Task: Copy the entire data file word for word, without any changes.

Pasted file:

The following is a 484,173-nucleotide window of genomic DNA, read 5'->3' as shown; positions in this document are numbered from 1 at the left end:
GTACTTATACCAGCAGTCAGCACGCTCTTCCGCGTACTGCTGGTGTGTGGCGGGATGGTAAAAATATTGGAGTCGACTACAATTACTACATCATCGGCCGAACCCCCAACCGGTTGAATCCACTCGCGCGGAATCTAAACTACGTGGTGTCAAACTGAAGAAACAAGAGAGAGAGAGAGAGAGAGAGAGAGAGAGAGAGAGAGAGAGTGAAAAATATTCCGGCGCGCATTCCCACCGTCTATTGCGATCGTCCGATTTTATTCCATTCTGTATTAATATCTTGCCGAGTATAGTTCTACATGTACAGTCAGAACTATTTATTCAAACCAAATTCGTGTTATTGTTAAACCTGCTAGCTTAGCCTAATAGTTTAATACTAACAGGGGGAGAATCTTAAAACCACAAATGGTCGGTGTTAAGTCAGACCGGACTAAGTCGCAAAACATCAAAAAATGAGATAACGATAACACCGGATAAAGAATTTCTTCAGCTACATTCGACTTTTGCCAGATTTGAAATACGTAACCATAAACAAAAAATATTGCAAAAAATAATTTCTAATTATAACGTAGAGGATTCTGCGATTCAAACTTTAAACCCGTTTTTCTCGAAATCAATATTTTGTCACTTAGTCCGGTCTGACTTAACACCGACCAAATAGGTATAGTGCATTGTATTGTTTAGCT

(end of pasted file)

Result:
The following is a 484,173-nucleotide window of genomic DNA, read 5'->3' as shown; positions in this document are numbered from 1 at the left end:
GTACTTATACCAGCAGTCAGCACGCTCTTCCGCGTACTGCTGGTGTGTGGCGGGATGGTAAAAATATTGGAGTCGACTACAATTACTACATCATCGGCCGAACCCCCAACCGGTTGAATCCACTCGCGCGGAATCTAAACTACGTGGTGTCAAACTGAAGAAACAAGAGAGAGAGAGAGAGAGAGAGAGAGAGAGAGAGAGAGAGAGTGAAAAATATTCCGGCGCGCATTCCCACCGTCTATTGCGATCGTCCGATTTTATTCCATTCTGTATTAATATCTTGCCGAGTATAGTTCTACATGTACAGTCAGAACTATTTATTCAAACCAAATTCGTGTTATTGTTAAACCTGCTAGCTTAGCCTAATAGTTTAATACTAACAGGGGGAGAATCTTAAAACCACAAATGGTCGGTGTTAAGTCAGACCGGACTAAGTCGCAAAACATCAAAAAATGAGATAACGATAACACCGGATAAAGAATTTCTTCAGCTACATTCGACTTTTGCCAGATTTGAAATACGTAACCATAAACAAAAAATATTGCAAAAAATAATTTCTAATTATAACGTAGAGGATTCTGCGATTCAAACTTTAAACCCGTTTTTCTCGAAATCAATATTTTGTCACTTAGTCCGGTCTGACTTAACACCGACCAAATAGGTATAGTGCATTGTATTGTTTAGCT